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It's been a long time since we've bought a bag of shredded cheese.  Back in my single days, that's all I ever used.  I'm honestly not even sure I owned a cheese grater!

Now, we buy only block cheese and shred it ourselves.

Here are six reasons why block cheese is better than shredded cheese.

Less Chemicals, Part 1

Shredded cheese is very convenient but in order to make a product that sells, the companies have to make sure that it stays in shredded form.  If you shred your own cheese, you'll often note that it will very quickly start to clump together.  That's fine if you shred and use, but if this happened while it was sitting on the shelves, nobody would buy it!  So, after they shred it, they coat it with chemicals to make sure that it does not clump up.

Less Chemicals, Part 2

Another problem with shredded cheese is that it is quite
susceptible to mold growth.   Cheese in any form will start to mold when exposed to air.  Block cheese works great because there's no air, but with a bag of shredded cheese, there's just no humanly way possible to get the air out of the bag.  So, in order to lengthen the time before it starts going moldy, the companies, you guessed it, add more chemicals.  Now of course, they'll tell you that the chemicals are perfectly safe, but why take the risk if you don't have to?

Shredded cheese is difficult to melt

If you're using shredded cheese in a recipe that calls for nice, gooey cheese, chances are you'll be disappointed with shredded cheese.  I'm guessing that the chemicals are doing what they're designed to do, but it makes for terrible melting.  Block cheese that you shred yourself, however, melts just fine.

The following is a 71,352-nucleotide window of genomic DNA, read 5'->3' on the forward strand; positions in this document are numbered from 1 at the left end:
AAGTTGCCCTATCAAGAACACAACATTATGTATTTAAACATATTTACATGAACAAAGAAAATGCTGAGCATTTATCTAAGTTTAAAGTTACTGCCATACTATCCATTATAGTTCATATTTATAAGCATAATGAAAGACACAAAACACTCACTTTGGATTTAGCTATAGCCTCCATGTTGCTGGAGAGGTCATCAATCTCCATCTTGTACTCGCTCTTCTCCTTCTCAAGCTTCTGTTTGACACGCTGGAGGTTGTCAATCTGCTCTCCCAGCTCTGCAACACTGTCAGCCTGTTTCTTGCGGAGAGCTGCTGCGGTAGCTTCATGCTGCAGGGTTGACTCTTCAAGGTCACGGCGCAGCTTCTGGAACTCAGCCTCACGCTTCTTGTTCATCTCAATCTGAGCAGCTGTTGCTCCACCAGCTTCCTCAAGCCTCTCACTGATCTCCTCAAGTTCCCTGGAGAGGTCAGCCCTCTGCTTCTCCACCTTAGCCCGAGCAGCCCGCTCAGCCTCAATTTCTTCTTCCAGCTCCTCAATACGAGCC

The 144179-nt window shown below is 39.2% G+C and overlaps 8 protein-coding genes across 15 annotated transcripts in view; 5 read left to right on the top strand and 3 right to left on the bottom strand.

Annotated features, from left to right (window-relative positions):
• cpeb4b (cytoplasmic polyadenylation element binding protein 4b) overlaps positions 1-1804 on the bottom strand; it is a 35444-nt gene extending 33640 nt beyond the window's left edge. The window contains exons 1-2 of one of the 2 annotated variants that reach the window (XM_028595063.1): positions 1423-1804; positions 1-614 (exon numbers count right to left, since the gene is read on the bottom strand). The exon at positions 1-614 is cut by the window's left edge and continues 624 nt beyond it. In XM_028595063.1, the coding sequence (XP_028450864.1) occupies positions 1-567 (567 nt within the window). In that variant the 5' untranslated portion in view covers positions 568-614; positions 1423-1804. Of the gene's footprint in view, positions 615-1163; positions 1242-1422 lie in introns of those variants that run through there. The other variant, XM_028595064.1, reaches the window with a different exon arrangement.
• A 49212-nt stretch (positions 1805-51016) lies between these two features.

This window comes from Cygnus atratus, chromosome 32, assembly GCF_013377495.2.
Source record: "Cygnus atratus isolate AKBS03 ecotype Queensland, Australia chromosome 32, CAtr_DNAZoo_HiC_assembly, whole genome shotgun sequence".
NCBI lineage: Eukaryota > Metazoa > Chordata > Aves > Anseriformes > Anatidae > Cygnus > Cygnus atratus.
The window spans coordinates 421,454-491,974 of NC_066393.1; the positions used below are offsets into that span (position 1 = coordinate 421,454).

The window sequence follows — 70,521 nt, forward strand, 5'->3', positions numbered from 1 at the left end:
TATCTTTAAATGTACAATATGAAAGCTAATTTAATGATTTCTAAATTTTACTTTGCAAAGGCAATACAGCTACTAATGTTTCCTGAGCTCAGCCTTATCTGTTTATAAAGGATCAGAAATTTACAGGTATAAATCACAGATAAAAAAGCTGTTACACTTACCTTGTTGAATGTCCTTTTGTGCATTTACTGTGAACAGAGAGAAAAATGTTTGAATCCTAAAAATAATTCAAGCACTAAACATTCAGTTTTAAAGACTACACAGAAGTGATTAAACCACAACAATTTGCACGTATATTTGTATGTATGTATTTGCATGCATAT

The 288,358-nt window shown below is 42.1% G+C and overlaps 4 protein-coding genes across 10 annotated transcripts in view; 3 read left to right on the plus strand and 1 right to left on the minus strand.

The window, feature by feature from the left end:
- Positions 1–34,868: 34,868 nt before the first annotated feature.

Shredding cheese is easy

It's really not that hard to shred cheese.  Grab a grater, open a block of cheese and away you go.  I do most of the shredding in our house, and an 8 ounce block doesn't take but a couple of minutes. If you rinse off the grater right after you're done, cleanup is a cinch.

If you shred cheemb-2015-03-cheesese, you get to eat cheese!

I'm the go-to guy in our house when it comes to shredding cheese.  I actually like it, but my little secret is that I like doing it because when I'm done, I grab a pinch of freshly shredded cheese and enjoy it!  Few things top that.

Block cheese is often cheaper

Depending on the cheese and the store, we'll often find that you get an ounce or two less of pre-shredded cheese compared to what you get in for a package in block form, yet the price is the same.  To me, it's worth getting the most cheese for my buck for the simple task of shredding it.

3 Other Things To Know About Shredding Cheese

The items above are full of some good information, but here are a few other things to know:

  • Block cheese keeps well. If you only need 4 ounces, there's no need to shred a whole block. Simply cut off what you need and shred that, wrap the rest up, and put it back in the fridge.  The part you don't shred will stay good longer.
  • Block cheese freezes. If you freeze cheese, it will usually be just fine.  I had no idea.  You want to avoid freezing creamy cheeses, but most others are OK.  This is actually useful information, as we've generally shied away from buying larger bricks at Costco or when they're on sale at the grocery store, for fear that we wouldn't be able to use all of the cheese once opened.
  • Mold on block cheese isn't the end world – If you get a little mold growth on the end of an open container of block cheese, you can simply cut it off and use the rest.  On shredded cheese, once you get mold started, chances are it exists through your entire package and needs to be discarded.  Waste less with block cheese.

Readers, for your cheese needs, are you a shred or block household?  What importance does convenience play?